In our previous study of students in second-semester general chemistry classes at the University of Minnesota, higher scores on a calculator-free math assessment, administered at the start of the semester, were found to correlate with higher grades in this course, despite the use of calculators during exams. The present paper describes some methods subsequently used to enhance students' math fluency through solving numerical problems using pencil-and-paper math, without the use of a calculator. When doing such problems in class, the instructor can efficiently interleave reminders of basic algebraic methods to simplify expressions, to work with common and natural logs, and to estimate results to one or two significant figures. Multiple-choice exams incorporating problems of this type, in which calculators were not allowed, were also administered. Examples of such problems and their pencil-and-paper solution methods are presented in the areas of chemical equilibrium, acid-base reactions, buffers, and titrations. Students' evaluations of this pedagogical approach are also discussed. It is hoped that these methods can help motivate students to gain greater intuitive and conceptual insight into the chemistry through solving quantitative problems, and to become more fluent in expressing science in the language of math. This report summarizes one of the invited papers for the ConfChem online conference on Mathematics in Undergraduate Chemistry Instruction, held from October 23 to November 27, 2017, and hosted by the ACS DivCHED Committee on Computers in Chemical Education (CCCE).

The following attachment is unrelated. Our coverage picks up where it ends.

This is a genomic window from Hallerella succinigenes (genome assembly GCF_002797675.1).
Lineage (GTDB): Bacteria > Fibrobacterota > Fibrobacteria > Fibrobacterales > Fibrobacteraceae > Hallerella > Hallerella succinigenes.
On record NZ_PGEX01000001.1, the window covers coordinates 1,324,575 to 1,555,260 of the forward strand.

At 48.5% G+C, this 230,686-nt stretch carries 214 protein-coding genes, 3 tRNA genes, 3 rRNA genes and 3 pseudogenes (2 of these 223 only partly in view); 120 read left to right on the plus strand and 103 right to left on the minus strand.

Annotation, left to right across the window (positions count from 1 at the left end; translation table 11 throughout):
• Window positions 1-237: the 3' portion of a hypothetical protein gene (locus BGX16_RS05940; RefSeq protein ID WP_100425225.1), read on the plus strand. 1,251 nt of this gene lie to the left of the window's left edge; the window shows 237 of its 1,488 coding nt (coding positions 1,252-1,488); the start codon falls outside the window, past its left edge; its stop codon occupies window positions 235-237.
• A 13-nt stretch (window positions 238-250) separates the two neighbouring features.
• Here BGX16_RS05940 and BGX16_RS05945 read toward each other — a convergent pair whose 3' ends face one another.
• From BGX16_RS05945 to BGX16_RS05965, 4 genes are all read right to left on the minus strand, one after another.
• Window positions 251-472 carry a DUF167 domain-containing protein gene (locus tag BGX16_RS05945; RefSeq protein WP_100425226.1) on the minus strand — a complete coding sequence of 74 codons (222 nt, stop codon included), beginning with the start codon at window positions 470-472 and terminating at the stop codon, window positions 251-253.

- Calculator-Based Learning
- First-Year Undergraduate/General
- Mathematics/Symbolic Mathematics